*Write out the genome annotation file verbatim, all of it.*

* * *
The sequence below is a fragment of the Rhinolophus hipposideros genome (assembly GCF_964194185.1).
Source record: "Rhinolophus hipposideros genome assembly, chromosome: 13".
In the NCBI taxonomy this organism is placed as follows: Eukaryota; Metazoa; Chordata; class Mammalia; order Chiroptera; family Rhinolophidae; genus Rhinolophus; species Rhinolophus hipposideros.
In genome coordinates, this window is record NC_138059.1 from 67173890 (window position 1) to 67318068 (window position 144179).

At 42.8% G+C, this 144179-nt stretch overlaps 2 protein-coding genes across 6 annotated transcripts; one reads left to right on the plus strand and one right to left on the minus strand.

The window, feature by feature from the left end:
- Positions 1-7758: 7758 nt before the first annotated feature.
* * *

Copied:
The sequence below is a fragment of the Rhinolophus hipposideros genome (assembly GCF_964194185.1).
Source record: "Rhinolophus hipposideros genome assembly, chromosome: 13".
In the NCBI taxonomy this organism is placed as follows: Eukaryota; Metazoa; Chordata; class Mammalia; order Chiroptera; family Rhinolophidae; genus Rhinolophus; species Rhinolophus hipposideros.
In genome coordinates, this window is record NC_138059.1 from 67173890 (window position 1) to 67318068 (window position 144179).

At 42.8% G+C, this 144179-nt stretch overlaps 2 protein-coding genes across 6 annotated transcripts; one reads left to right on the plus strand and one right to left on the minus strand.

The window, feature by feature from the left end:
- Positions 1-7758: 7758 nt before the first annotated feature.